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    Well there are levels of DRM and some allow more sharing than others, just not unlimited. And in my research about it, I did find advertisements where you can buy a program for a bit under $50 that claims to be able to take DRM off. And I know there must be ways around it because well people can hack just about anything now a days it seems. But I doubt it is just one or two clicks of a mouse to take it off, especially the stronger levels of DRM which also links the purchaser to the purchased copy, so if it is pirated they are linked, usually by credit card number and name, uh oh for piraters huh? If you know the copy will be linked directly to you that may be the deterrent even if the DRM can be taken off.
     
  10. Steerpike
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    Steerpike Felis amatus Supporter Contributor

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    There is a free program called Calibre that converts between eBook file formats (so you can read Kindle books on other devices, for example). They have a plugin that removes Kindle DRM with a single mouse click. There is better DRM for PDFs, but if you are limiting your work to PDF I think your audience will be greatly limited, and as soon as you reach for the big audience via Amazon/Kindle, your DRM is easily overcome. That's my understanding of the situation. I've used Calibre to convert formats, but I haven't tried the DRM removal tool.
     
  11. Jefferson27
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    Jefferson27 Member

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    Well then I guess it comes down to that tracking thing. If it can be tracked that will obviously deter piraters. Maybe do a bit more research.
     
  12. andeee
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    andeee Member

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    If someone wants to pirate something, they'll find a way.

    I think all you'll manage to do is inconvenience your legitimate customers.
     
  13. Jefferson27
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    Jefferson27 Member

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    I actually have decided not to use DRM. Although technically I could change my mind between now and when I finalize this in the next couple days, but I have done enough research on this to feel confident that the chances of that happening are near zero.

    After first reading about the conundrum of DRM, I sort of was leaning towards not using it, but I tried to make the case for it one last time. Ultimately I could not, because of some of the issues discussed in this thread and from other correspondence I have had about it. Ultimately it does not seem a big enough deterrent for people trying to pirate it at criminal level and the type of sharing that goes on between friends is not something I am overly concerned about and even has shown to help the author's book sales, especially in the long run.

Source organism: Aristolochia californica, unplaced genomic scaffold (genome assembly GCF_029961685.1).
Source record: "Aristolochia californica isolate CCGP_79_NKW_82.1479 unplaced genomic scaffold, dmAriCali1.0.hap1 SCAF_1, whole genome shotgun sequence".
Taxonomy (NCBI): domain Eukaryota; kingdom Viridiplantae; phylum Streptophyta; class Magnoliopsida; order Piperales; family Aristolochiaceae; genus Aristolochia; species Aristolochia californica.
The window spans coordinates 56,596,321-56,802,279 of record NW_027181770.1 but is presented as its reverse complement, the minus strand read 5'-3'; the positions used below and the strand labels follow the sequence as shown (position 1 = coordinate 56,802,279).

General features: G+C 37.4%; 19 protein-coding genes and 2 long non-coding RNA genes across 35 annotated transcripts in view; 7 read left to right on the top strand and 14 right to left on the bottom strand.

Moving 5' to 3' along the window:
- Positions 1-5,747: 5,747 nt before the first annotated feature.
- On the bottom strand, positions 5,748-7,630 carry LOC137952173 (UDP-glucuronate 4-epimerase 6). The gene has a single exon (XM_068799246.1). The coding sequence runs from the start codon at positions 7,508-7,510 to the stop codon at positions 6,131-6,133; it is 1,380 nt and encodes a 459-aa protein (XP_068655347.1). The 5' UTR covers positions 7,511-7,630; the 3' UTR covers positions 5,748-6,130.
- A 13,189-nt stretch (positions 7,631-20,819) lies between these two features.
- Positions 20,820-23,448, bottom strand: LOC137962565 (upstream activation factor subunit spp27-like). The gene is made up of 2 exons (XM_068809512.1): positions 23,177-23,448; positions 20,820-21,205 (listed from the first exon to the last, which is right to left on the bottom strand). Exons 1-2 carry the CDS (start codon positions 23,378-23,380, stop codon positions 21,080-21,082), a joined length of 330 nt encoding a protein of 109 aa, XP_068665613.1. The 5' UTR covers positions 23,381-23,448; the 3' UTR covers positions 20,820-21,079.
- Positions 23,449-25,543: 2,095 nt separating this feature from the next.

14. Islander
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    Islander Contributing Member Contributor

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    That's how customers are: overblown, selfish and ignorant.

    For example, when flat-screen TV:s started to appear, they were much better than old cathode-ray tube TVs. You'd think customers would be happy with a TV which was more convenient, had better picture and took less space than the old ones, but no, soon those overblown, ignorant bastards started demanding even more. They wanted flat-screen TV:s with more functions, like built-in media players. They wanted even better and bigger pictures. They wanted them cheaper!

    And the customers got what they wanted. Why? Because producers could make even better and cheaper TVs, thanks to technological progress, and if they didn't sell their customers better and cheaper TVs, their competitors would. And instead of giving the producers a break, those selfish customers chose to buy the best and cheapest TVs.

    The same thing is happening to books. Lots of people think e-books are more convenient than print books, and STILL those ignorant, selfish bastards want you to make them cheaper and more convenient just because you can, with no regard to your ability to support yourself. And the worst thing is, they'll get what they want. If you don't offer the best and cheapest product you can to the customer, someone else will. The customer doesn't just compare your e-book to your paper book; they also compare your e-book to someone else's e-book, and if you're not already one of their favourite authors, they're likely to let price and convenience affect their choice.

    Customer is king. You're just a humble servant.
     
  15. Jefferson27
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    Jefferson27 Member

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    haha, yes I knew when I typed that that I might live to regret it. For one because it could come off as me calling all customers that. In context I was speaking about the comments I was reading on blogs and comments on websites around the web.

    More importantly when I wrote that I was trying to make a case for using DRM on my ebook, a case that in the end I could not. Sometimes I find the best way to know you are making the right choice is to genuinely try and prove the opposite side. If you can not, then you can make your original choice and feel certain about it.

    Also I think the word "seem" is huge in my statement. Their comments were coming off that way, just as mine came off rude. My intention was to have someone correct me on the normal complaints about DRM and show me why they are valid. In the end I saw more validity in them as I went.

    P.S. Hope I didn't get any of the dirt on you when I was attempting to dig myself out of that hole I put myself in.